Press Releases » FMG Young Farmer of the Year grand finalist - Joseph Watts
Joseph Watts is hoping for a hometown advantage when he competes in this year’s FMG Young Farmer of the Year Grand Final in Hawke’s Bay. It’s the Waipukurau technical field representative’s first shot at the prestigious title.
Joseph Watts is a self-confessed former city boy who didn’t learn the difference between a ewe and a ram until he was 23.
He’s come a long way in the last five years, and in April was named the East Coast FMG Young Farmer of the Year.
“I’m pretty stoked. I did a lot of preparation in the lead up to the regional final, so it was a relief to get over the line,” he said.
The 28-year-old is the oldest of eight children. He grew up in Palmerston North and didn’t know much about agriculture.
“I was a full-on townie,” said Joseph, who studied a Bachelor of Sport and Exercise Science at Massey University.
He played squash competitively and represented New Zealand between 2008 and 2013, achieving a world ranking of 169.
A turning point in Joseph’s life came in 2013, when his then girlfriend and now wife Lucy Dowsett - who’s a vet - got her first job.
The couple moved to Raetihi, near Ohakune.
“If it wasn’t for Lucy I wouldn’t be in the position I am today. I got to Raetihi and fell in love with the primary industries,” he said.
Joseph made the decision to give up playing professional squash and forge a new career in the agri-food sector.
He completed a Certificate in Science and Technology and a Graduate Diploma in Rural Studies at Massey University.
While he was studying, Joseph spent two years working as a shearer around Taihape and Raetihi.
“I loved shearing. It was hard on my back, but that’s because I was a bit soft,” he laughed.
“I would have liked to have kept doing it for a few more years, but I didn’t want to be 30 and starting another new career.”
The couple headed to Waipukurau in central Hawke’s Bay in 2016.
They now live on a 12 hectare block of land and Joseph works as a technical field representative for PGG Wrightson.
His job is to help farmers with their cropping and pasture needs.
“The majority of my job – I’d say 95% of it – is walking through crops and helping to look after them,” said Joseph.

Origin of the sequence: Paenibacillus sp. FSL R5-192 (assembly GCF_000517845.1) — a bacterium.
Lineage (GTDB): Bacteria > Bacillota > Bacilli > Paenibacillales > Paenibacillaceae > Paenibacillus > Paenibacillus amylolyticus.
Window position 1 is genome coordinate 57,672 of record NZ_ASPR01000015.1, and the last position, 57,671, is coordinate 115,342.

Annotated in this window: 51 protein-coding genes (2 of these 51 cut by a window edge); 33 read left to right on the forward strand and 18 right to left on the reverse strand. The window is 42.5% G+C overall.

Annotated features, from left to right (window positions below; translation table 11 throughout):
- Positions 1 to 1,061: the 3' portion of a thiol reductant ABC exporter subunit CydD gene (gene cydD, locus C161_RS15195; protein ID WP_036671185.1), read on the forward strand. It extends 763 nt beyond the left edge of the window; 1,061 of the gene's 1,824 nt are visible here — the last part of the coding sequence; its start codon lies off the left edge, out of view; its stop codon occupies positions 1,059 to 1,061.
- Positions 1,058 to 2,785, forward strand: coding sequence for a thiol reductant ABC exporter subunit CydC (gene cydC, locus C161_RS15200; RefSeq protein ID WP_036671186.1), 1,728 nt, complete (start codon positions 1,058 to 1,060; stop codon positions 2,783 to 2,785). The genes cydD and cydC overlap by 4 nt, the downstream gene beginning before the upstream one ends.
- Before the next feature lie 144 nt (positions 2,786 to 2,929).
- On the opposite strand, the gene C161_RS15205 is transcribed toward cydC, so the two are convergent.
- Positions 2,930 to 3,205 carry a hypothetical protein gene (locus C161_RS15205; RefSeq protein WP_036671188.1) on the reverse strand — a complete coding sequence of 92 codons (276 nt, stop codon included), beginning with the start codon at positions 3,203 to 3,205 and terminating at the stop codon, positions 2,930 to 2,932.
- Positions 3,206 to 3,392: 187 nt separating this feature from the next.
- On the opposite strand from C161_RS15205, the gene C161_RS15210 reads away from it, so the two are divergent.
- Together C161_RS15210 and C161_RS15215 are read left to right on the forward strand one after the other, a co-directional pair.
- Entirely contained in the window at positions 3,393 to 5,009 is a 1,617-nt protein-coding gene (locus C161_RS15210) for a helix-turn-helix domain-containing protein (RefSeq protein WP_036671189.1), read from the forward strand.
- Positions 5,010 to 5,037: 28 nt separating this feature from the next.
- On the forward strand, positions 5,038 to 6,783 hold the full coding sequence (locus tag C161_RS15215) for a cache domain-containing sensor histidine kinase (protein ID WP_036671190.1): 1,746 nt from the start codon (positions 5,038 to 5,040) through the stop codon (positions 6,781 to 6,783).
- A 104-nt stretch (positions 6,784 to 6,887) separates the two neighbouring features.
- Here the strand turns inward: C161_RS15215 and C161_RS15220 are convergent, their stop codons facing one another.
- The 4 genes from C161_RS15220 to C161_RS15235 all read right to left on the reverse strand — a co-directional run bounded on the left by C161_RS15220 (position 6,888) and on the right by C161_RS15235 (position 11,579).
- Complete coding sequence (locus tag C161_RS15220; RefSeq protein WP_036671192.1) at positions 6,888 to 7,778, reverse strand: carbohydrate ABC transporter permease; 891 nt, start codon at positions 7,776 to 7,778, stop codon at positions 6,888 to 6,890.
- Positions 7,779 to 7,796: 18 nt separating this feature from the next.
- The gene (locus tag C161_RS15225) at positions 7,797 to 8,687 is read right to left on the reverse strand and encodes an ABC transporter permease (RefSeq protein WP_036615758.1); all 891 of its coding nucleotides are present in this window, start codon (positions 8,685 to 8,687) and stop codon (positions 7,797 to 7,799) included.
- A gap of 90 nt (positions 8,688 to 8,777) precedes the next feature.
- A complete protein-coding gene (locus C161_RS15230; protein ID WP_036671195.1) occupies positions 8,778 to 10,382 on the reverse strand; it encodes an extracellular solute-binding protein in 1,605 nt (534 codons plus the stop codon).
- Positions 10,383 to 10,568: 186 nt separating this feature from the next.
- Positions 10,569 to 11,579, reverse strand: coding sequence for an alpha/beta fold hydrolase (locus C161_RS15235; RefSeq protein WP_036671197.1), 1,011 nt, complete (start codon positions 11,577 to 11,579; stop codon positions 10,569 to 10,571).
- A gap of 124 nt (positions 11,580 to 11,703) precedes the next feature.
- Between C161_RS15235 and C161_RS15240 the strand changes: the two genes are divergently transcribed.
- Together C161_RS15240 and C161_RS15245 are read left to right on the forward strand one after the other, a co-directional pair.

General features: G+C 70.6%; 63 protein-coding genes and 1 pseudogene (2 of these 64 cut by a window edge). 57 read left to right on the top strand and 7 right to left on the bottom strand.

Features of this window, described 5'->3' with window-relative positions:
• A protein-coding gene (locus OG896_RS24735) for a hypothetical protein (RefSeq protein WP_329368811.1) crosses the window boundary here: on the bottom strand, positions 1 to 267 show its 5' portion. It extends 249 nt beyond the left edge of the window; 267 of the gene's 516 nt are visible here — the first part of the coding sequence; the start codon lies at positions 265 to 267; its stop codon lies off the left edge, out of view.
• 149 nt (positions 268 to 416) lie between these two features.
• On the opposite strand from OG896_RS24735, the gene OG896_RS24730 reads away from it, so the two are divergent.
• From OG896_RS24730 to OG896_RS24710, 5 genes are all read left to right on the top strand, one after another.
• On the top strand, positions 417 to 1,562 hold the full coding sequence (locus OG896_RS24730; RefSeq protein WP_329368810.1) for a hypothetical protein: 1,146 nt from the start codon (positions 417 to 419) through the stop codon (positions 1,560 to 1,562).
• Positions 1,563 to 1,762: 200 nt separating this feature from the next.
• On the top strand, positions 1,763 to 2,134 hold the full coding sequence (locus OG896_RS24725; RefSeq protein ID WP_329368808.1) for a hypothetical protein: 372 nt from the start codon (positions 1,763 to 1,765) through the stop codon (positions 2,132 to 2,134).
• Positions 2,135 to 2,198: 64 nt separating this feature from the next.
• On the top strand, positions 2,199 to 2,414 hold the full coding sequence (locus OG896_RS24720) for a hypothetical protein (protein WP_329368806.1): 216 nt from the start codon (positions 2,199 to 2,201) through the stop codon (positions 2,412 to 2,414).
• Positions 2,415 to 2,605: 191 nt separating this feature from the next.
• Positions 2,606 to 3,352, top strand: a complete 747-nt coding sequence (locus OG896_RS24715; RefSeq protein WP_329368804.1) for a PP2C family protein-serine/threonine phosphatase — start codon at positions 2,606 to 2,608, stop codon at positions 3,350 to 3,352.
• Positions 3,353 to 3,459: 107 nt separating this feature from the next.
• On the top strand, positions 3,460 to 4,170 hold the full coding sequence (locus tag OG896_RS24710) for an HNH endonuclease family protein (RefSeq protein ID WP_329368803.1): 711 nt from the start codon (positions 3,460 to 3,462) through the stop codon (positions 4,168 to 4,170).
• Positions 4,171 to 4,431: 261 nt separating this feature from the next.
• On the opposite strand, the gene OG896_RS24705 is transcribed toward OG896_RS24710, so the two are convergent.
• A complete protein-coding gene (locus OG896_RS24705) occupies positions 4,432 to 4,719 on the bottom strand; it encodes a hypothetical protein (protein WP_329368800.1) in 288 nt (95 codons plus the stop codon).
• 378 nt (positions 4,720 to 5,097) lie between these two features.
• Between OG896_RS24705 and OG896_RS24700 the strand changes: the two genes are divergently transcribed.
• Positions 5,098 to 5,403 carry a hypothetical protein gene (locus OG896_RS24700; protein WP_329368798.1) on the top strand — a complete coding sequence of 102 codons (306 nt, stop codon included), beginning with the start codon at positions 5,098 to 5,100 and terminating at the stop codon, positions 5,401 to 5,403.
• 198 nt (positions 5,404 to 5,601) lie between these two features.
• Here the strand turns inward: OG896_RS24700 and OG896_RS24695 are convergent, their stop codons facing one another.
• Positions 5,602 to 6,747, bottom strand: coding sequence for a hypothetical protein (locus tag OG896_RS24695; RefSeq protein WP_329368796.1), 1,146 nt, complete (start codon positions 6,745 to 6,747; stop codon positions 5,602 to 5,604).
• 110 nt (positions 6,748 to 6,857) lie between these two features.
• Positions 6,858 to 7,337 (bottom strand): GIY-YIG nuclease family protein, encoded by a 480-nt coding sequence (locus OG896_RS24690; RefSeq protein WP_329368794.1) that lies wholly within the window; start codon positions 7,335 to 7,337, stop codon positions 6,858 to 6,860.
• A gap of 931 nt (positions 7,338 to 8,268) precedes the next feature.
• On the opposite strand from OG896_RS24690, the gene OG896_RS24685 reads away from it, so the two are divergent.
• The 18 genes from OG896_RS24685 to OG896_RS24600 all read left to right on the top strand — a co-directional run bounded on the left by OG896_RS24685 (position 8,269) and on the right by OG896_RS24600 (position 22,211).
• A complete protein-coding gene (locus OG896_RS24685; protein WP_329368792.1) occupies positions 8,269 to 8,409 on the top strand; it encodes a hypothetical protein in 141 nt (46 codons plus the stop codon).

A growing number of sheep and beef farmers are turning to crops as they try to push the limits on per hectare production.
“Farmers who might have previously run mainly pasture-based systems now seem to be more open to growing winter and summer feed crops,” he said.
Brassicas are the crop of choice on the East Coast.
“Pallaton Raphno, which is a cross between kale and a radish, has gone exceptionally well in central Hawke’s Bay,” he said.
“It’s a drought tolerant, multi-graze brassica that really seems to suit the East Coast conditions quite well.”
The crop was released commercially last spring. It has the ability to persist for four to five grazings over a 12 month period.
Trials found it had a 14 per cent increased yield advantage over goliath forage rape in a multi-graze system.
“It’s a crop that I think will kick on quite well on the East Coast over the next few years,” he said.
Central Hawke’s Bay’s hot and dry climate means Joseph’s workload is full of variety.
He said a number of sheep and beef farmers had taken advantage of higher grain prices by planting cash crops of barley.
Joseph predicts there will be a surge in demand for Ecotain if its benefits are recognised by nutrient modelling software Overseer.
Ecotain is a drought tolerant forage crop, proven to reduce nitrogen leaching from a urine patch.
“There’s already a lot of Ecotain in the ground because the data is there to back up its benefits,” he said.
Joseph is a member of Tikokino Young Farmers and credits the club with helping him make new connections.
“The one thing I love about our club is that everyone is welcome – you don’t have to be a farmer to belong. We have quite a few members who live in town,” he said.
Joseph is excited about being the hometown finalist when the FMG Young Farmer of the Year Grand Final is held in Hawke’s Bay in July.
“I’d like to think I will have a bit of an advantage because it will be easier to rally local support,” he said.
Expect him to draw on his background as a professional sportsman.
“I think being in the right mental headspace is the most important thing. When you’re competing at a high level in sport, being mentally in the game is a huge part of it,” he said.
It’s a challenge Joseph – who admits to being naturally competitive – will thrive on.
The FMG Young Farmer of the Year Grand Final runs from 4th-6th July in Hawke’s Bay.